Global Leaders Understand Abortion Saves Lives. The U.S. Still Refuses to Listen.
by Julie A. Burkhart
For years, researchers, public health experts and abortion providers have known that abortion is an essential part of health care, and increasing access to abortion reduces maternal mortality rates and prevents dangerous health outcomes due to unsafe, “back alley” procedures. We’ve testified to legislative committees, talked to reporters, issued press releases and reports, and protested--all in service of working to affect policies and laws to protect women’s lives. While our pleas and arguments have often fallen on deaf ears here at home, there are hopeful signs that lawmakers around the world are starting to listen.
While 2020 brought incredible challenges and loss, it also brought hopeful progress in the fight for access to safe, legal abortion care around the world. Countries including Argentina, Sierra Leona and Namibia, who had long refused to consider decriminalizing abortion, either passed unprecedented legislation or began taking steps toward policy change that will save women’s lives.
An incredible protest movement led by mostly young female activists pushed Argentina to pass watershed legislation, making it the largest Latin American country to legalize abortion. After a failed attempt to pass a similar law last year, organizers of the movement continued their organizing and the movement grew. Now the Argentine measure has passed, activists are hopeful for similar progress in Columbia, Chile and Brazil.
In Sierra Leone, which has one of highest maternal mortality rates in the world, the People’s Alliance for Reproductive Health Advocacy is launching a campaign called “Safe Abortion” to educate the community on reproductive health and advocate for women’s health.As part of their campaign, PARHA is connecting national health statistics on maternal death to the lack of abortion care, such as amplifying the disturbing statistic that 25 percent of all maternal deaths in hospitals are caused by unsafe and illegal abortion procedures.
Further south, where the world’s highest maternal mortality rates are found, there is an organized, growing protest movement led by women in Namibia, which currently criminalizes elective abortion due to an apartheid-era law adopted from South Africa. Women are successfully buliding a movement with the help of female-led organizations like She Decides and Voices for Choices and Rights Coalition, which have organized protests and petitions as part of a targeted lobbying effort to repeal the apartheid-inspired law.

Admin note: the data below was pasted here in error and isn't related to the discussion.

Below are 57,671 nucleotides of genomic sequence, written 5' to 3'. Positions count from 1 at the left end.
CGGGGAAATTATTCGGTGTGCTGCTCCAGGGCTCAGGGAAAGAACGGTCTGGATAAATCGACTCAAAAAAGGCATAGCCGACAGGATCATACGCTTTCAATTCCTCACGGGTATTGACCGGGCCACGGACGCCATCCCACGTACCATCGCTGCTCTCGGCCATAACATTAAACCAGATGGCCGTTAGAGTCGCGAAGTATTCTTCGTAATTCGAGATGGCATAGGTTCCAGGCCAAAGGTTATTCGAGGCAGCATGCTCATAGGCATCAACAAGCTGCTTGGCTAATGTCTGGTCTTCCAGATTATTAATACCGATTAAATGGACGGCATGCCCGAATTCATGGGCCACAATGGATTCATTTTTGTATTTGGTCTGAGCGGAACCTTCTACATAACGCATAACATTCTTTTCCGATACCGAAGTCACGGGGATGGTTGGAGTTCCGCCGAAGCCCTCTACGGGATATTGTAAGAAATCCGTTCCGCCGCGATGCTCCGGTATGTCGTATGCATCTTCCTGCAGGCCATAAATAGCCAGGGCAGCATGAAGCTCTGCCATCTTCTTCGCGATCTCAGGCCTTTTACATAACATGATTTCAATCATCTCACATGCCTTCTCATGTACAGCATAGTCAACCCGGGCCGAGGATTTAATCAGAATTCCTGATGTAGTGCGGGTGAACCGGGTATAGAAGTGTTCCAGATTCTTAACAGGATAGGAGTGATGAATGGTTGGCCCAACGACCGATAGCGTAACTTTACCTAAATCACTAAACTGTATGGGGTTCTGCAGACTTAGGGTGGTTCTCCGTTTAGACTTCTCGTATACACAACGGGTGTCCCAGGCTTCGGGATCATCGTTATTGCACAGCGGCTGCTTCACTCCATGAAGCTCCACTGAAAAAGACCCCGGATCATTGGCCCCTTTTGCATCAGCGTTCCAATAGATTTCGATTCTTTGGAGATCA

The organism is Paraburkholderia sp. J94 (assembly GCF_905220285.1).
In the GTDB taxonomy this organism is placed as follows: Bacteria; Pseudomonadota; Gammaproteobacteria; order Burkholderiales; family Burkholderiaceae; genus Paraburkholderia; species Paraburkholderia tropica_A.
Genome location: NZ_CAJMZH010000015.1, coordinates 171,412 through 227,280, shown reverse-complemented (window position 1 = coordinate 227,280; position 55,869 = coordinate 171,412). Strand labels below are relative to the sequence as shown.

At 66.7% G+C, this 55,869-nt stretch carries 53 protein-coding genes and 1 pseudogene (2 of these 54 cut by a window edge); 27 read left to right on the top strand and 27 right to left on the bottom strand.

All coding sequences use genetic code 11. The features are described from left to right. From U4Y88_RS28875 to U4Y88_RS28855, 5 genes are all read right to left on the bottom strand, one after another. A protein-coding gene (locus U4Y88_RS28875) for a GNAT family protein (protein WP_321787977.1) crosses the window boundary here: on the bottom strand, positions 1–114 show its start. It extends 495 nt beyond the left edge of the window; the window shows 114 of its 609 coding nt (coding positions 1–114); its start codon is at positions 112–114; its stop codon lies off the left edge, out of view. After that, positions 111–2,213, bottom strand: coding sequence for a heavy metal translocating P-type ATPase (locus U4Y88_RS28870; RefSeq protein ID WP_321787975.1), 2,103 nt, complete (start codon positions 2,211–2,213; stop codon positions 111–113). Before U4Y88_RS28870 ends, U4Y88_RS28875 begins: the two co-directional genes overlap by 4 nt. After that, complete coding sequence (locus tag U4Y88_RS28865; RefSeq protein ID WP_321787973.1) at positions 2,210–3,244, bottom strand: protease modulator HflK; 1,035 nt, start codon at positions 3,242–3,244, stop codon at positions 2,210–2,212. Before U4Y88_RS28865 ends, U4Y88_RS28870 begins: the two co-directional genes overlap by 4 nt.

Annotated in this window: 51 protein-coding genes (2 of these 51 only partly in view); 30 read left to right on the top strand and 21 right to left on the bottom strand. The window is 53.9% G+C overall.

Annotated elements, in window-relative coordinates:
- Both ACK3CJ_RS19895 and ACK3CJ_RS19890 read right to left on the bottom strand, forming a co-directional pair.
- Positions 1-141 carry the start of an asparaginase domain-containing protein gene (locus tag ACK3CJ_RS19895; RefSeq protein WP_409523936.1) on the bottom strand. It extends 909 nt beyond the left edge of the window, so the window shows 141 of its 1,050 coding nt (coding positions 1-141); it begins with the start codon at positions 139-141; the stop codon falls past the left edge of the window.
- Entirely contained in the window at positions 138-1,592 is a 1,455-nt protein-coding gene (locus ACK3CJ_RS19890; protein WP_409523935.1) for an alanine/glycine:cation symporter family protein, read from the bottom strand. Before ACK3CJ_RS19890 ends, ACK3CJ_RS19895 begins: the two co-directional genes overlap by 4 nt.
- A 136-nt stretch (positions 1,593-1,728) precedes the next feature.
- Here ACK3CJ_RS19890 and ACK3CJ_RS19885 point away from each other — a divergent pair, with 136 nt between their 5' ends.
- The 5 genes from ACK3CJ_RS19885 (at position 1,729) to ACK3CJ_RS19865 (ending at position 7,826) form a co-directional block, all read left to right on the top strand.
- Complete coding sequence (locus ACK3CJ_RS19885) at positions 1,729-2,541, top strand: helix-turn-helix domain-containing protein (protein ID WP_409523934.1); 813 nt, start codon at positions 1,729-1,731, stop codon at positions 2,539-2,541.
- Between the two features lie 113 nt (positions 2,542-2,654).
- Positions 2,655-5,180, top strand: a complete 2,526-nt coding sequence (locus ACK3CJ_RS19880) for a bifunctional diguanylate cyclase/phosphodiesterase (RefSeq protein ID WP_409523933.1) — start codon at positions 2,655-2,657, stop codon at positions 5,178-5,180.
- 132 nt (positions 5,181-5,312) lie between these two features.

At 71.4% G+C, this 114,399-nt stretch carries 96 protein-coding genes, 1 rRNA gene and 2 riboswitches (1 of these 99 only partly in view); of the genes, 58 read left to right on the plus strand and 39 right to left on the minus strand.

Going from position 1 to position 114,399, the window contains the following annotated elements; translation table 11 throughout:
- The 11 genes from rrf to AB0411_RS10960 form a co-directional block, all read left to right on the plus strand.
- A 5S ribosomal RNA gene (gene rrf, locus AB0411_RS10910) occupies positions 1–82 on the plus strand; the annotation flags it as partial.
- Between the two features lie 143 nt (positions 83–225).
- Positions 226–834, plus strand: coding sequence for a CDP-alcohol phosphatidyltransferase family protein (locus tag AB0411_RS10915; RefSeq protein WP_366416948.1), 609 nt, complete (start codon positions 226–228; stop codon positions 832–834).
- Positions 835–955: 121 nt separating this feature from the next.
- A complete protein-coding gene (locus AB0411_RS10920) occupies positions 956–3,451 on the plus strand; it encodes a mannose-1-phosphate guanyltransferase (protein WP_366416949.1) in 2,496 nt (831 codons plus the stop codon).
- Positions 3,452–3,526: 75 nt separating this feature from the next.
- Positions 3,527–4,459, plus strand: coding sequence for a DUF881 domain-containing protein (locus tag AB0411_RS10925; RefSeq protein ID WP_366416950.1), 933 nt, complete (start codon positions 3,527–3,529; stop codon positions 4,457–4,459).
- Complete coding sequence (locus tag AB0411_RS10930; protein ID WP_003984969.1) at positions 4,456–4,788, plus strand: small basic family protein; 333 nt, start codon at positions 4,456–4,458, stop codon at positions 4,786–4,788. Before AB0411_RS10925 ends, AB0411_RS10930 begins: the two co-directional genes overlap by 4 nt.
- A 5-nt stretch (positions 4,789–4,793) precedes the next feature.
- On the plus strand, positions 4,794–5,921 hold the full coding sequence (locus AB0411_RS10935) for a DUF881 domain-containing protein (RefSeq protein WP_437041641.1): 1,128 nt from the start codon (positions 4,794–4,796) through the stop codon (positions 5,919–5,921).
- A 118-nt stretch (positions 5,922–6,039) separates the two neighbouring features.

In spite of the many hopeful signs of progress around the world that will lead to a reduction in maternal mortality rates, many American lawmakers continue to ignore--or refuse to hear--the overwhelming evidence. While Argentina’s recent efforts will save lives and lower the number of maternal deaths, the U.S. will continue to have the highest maternal mortality rate among similarly industrialized, wealthy countries. When compared to all other nations, as ranked by the World Health Organization, we are 55th, behind Russia and ahead of Ukraine-- and will remain there if we don’t protect and increase access to abortion services throughout our country.
The data is clear--restricting access to abortion increases the rate of maternal death. It is well within our lawmakers’ abilities to pass legislation and implement policies that would protect and increase access to abortion and reduce maternal mortality, saving lives almost immediately. With Democratic control of the House and Senate, the Biden administration has a rare window of opportunity to make this happen. We must learn from the hundreds of thousands of people raising their voices around the world and demand our incoming leaders seize this moment.
 Politico SL, PARHA Discusses Safe Abortion Plan in Sierra Leone
 American Journal of Preventive Medicine, Impact of State-Level Changes on Maternal Mortality